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Originally Posted by SouthPark
There is no need at all to work towards acoustic action. The reason is because the 'best' acoustic actions in my opinion isn't the 'best action'.
Nice said. Especially the first sentence. Although, the best action I personally did experience was that of the Yamaha NU1X. ;-)

Another nice thing is that you can’t make a hard separation in your experience, between action and sound.


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Originally Posted by deafital
Nice said. Especially the first sentence. Although, the best action I personally did experience was that of the Yamaha NU1X. ;-)

Another nice thing is that you can’t make a hard separation in your experience, between action and sound.

+100

Also noticed that your upcoming one is the NU1X. Excellent in that you found that you personally really liked a particular action in an instrument that you encountered. That's going to be so nice! Fantastic sound, plus an action you like - very nice combination indeed.

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Originally Posted by deafital
Originally Posted by SouthPark
There is no need at all to work towards acoustic action. The reason is because the 'best' acoustic actions in my opinion isn't the 'best action'.
Nice said. Especially the first sentence. Although, the best action I personally did experience was that of the Yamaha NU1X. ;-)

Another nice thing is that you can’t make a hard separation in your experience, between action and sound.

I also agree that there in principle is no need to work towards an acoustic action. Unless you want/need to play on an acoustic regularly, in which case it is nice if the actions and pedals aren't wildly different. The fact that digital actions can be emancipated from inherent acoustic design requirements can offer opportunities for improvement/innovation.

Having said that, in practice I generally still like a reasonable acoustic action a lot better than a top digital action. I don't think there is a fundamental reason as to why this has to be so, but it is for me. I switched from a Kawai GFC digital action to a silent piano just for the action.

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Completely agree that in theory there does not have to be a reason why an acoustic action is "better", providing it is fast enough to cater for any style and any level of control.

Where things are complicated is down to the fact that learning on a digital and then having to play an acoustic can be very jarring and tricky. That plus the current discrepancy in sound and 'connection' to the instrument is why in certain circumstances there really is no substitute for an acoustic.

That is why I say that at the moment, digital/hybrid and acoustic aren't like-for-like and simply interchangeable (though that of course is the future aim with manufacturers of digitals, as the market matures and technology improves).

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Originally Posted by DeckardWill
That is why I say that at the moment, digital/hybrid and acoustic aren't like-for-like and simply interchangeable (though that of course is the future aim with manufacturers of digitals, as the market matures and technology improves).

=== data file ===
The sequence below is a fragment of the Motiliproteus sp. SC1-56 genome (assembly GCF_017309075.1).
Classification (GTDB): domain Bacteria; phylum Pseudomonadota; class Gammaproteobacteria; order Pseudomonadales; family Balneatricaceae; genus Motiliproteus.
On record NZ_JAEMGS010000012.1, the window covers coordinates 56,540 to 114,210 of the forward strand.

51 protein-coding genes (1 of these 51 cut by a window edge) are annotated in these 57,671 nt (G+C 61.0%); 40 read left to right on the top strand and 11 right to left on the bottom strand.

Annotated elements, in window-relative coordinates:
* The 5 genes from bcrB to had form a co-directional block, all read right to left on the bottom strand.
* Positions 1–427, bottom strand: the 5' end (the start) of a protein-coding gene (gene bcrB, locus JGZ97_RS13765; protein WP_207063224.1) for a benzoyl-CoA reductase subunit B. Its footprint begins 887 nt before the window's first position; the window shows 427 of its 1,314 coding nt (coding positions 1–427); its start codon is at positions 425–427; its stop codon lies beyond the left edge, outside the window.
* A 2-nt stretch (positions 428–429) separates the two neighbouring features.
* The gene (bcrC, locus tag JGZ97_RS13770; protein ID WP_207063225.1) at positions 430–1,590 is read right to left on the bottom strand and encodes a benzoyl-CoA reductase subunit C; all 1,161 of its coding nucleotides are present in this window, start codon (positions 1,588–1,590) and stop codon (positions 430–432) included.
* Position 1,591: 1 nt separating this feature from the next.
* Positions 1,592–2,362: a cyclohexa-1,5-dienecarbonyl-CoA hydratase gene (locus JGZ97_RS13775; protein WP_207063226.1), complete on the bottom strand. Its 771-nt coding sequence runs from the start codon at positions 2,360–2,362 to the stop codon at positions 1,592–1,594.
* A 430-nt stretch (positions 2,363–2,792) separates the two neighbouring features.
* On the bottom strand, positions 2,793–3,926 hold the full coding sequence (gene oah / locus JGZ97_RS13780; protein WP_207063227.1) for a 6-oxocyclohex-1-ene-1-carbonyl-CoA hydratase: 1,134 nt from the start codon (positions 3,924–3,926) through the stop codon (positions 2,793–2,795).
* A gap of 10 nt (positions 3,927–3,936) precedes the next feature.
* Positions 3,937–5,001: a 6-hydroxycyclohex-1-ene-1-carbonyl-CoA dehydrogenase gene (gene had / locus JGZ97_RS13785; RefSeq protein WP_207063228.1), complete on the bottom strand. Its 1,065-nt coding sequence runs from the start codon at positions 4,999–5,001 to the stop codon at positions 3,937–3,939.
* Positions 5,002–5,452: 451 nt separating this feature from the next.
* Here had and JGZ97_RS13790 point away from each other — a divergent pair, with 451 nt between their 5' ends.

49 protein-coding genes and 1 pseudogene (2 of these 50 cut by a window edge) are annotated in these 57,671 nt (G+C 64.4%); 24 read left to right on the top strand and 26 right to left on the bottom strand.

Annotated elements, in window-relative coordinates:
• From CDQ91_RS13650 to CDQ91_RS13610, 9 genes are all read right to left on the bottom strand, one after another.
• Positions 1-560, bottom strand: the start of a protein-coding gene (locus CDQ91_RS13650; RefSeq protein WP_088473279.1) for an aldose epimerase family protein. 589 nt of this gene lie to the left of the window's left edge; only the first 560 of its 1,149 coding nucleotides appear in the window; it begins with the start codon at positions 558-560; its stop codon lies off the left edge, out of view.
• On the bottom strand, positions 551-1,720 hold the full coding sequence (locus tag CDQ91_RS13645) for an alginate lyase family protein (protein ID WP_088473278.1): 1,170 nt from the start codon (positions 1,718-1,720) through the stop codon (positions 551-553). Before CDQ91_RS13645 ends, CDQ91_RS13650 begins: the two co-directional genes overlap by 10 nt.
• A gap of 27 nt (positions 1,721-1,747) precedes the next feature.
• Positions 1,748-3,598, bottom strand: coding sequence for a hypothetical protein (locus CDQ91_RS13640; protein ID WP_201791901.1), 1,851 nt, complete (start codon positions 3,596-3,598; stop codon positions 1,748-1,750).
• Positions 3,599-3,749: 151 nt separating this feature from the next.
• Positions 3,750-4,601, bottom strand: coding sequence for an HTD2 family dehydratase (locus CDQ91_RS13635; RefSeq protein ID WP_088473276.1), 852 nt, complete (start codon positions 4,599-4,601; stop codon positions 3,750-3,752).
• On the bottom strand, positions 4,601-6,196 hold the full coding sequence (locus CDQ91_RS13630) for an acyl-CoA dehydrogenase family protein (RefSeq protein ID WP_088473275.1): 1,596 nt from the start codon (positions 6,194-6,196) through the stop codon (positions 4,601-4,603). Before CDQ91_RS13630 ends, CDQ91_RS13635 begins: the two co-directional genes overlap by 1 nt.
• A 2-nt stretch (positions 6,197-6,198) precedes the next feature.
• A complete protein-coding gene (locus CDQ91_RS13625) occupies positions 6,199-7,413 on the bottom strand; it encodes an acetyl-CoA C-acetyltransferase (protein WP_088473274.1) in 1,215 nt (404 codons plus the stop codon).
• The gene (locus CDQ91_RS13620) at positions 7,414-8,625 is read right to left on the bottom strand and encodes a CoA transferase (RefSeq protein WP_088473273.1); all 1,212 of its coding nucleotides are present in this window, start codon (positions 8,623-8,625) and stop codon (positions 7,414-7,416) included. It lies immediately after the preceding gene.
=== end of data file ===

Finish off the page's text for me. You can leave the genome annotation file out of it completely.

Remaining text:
I beg to differ with the sentence between parentheses. I think manufacturers of digitals are not really working towards fully realistic imitation of acoustics. They just want to offer a portfolio of more or less affordable DPs that are good enough for most players. IMO DPs will never replace acoustic pianos. They are just different instruments. I read somewhere in this thread that classical musicians will gradually switch to DPs. I think that's a hilarious view which is simply untrue and I dare anyone to show me a professional classical pianist playing a concerto on a DP.

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Originally Posted by SouthPark
There is no need at all to work towards acoustic action. The reason is because the 'best' acoustic actions in my opinion isn't the 'best action'.

Originally Posted by DeckardWill
I also agree that there in principle is no need to work towards an acoustic action.

Originally Posted by DeckardWill
Completely agree that in theory there does not have to be a reason why an acoustic action is "better", providing it is fast enough to cater for any style and any level of control.

I find this sentiment, in the context of a hybrid piano thread, odd smile

It's an entirely valid opinion to think that digital actions don't need to be like acoustics, and also that one does not subjectively consider an acoustic action "the best/ideal thing." That's all fine.

But the entire point of a hybrid piano in the sense of the AvantGrand and Novus, is exactly to replicate an acoustic action as much as possible, in as close to commercially viable a way as "no holds barred" gets you. These makers have imported entire acoustic actions into 300lb instruments, modified them to use non-contact optical sensors to immaculately preserve the touch, and implemented moving action components not even connected to electronic sensors, solely to feel more real. Yamaha even has solenoids to rumble the keyboard and multi-channel recording and output that is not on any other DP in their range, all in the effort of as perfectly replicating an acoustic piano as possible.

So while one might take the view that a DP is a "separate instrument" from an acoustic, and need not even attempt to have a similar feeling action....I'm betting cash money that this isn't at all the design intent OR the core market of the hybrid. In fact, anyone interested in a hybrid is probably very specifically looking for the best possible simulation of an acoustic they can get (and they're willing to pay as much more or for it than a budget upright or grand will cost them).